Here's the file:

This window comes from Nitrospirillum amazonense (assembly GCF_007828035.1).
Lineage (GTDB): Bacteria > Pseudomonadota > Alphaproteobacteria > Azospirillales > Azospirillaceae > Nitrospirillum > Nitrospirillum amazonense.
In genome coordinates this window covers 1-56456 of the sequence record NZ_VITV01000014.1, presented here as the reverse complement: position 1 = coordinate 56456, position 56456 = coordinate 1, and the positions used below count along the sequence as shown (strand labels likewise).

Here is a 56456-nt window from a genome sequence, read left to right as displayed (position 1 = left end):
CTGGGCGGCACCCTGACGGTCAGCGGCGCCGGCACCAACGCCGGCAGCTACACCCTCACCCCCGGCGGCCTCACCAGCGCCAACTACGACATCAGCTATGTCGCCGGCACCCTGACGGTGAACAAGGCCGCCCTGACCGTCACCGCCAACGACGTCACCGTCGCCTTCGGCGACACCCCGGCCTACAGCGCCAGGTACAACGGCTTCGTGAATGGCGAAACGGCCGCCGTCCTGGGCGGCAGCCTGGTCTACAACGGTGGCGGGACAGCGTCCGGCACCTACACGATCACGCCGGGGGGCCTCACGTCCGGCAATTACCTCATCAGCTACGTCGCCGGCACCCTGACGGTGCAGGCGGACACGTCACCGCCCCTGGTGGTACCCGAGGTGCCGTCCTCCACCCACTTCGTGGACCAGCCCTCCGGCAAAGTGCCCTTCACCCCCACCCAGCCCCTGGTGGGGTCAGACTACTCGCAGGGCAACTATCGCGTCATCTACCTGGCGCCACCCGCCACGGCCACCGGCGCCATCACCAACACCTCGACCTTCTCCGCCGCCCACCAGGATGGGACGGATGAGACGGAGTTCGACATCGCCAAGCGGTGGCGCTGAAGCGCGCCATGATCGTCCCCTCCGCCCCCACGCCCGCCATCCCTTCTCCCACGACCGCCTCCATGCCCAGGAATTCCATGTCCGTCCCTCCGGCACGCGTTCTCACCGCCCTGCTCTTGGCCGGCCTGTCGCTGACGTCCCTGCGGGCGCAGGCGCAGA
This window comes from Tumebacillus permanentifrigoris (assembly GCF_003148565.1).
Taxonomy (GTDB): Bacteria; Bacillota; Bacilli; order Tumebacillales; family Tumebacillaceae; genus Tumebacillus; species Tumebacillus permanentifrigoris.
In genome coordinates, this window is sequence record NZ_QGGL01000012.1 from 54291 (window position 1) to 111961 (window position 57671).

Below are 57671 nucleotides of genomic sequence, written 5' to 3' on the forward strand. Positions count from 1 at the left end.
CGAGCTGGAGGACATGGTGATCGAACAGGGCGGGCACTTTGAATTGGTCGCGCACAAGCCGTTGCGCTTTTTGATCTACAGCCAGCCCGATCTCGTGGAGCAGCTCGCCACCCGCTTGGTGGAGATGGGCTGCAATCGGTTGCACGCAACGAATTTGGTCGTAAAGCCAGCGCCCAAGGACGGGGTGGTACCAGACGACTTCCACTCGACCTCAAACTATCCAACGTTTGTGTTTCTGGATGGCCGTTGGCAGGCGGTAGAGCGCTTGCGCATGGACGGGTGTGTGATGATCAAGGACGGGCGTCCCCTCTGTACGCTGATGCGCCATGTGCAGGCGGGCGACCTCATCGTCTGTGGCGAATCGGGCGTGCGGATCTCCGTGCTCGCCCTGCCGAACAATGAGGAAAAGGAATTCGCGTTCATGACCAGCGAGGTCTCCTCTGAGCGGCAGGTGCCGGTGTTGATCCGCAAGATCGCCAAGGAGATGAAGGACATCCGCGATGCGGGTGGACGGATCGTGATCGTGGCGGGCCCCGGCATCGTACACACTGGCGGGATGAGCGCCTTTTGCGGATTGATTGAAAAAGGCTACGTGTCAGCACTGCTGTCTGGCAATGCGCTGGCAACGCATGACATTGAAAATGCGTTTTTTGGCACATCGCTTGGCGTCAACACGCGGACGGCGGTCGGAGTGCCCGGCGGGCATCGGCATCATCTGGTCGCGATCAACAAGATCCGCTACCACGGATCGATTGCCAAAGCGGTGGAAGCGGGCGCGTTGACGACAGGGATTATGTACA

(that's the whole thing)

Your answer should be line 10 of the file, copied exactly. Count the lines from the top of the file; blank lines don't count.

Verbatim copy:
CGAGCTGGAGGACATGGTGATCGAACAGGGCGGGCACTTTGAATTGGTCGCGCACAAGCCGTTGCGCTTTTTGATCTACAGCCAGCCCGATCTCGTGGAGCAGCTCGCCACCCGCTTGGTGGAGATGGGCTGCAATCGGTTGCACGCAACGAATTTGGTCGTAAAGCCAGCGCCCAAGGACGGGGTGGTACCAGACGACTTCCACTCGACCTCAAACTATCCAACGTTTGTGTTTCTGGATGGCCGTTGGCAGGCGGTAGAGCGCTTGCGCATGGACGGGTGTGTGATGATCAAGGACGGGCGTCCCCTCTGTACGCTGATGCGCCATGTGCAGGCGGGCGACCTCATCGTCTGTGGCGAATCGGGCGTGCGGATCTCCGTGCTCGCCCTGCCGAACAATGAGGAAAAGGAATTCGCGTTCATGACCAGCGAGGTCTCCTCTGAGCGGCAGGTGCCGGTGTTGATCCGCAAGATCGCCAAGGAGATGAAGGACATCCGCGATGCGGGTGGACGGATCGTGATCGTGGCGGGCCCCGGCATCGTACACACTGGCGGGATGAGCGCCTTTTGCGGATTGATTGAAAAAGGCTACGTGTCAGCACTGCTGTCTGGCAATGCGCTGGCAACGCATGACATTGAAAATGCGTTTTTTGGCACATCGCTTGGCGTCAACACGCGGACGGCGGTCGGAGTGCCCGGCGGGCATCGGCATCATCTGGTCGCGATCAACAAGATCCGCTACCACGGATCGATTGCCAAAGCGGTGGAAGCGGGCGCGTTGACGACAGGGATTATGTACA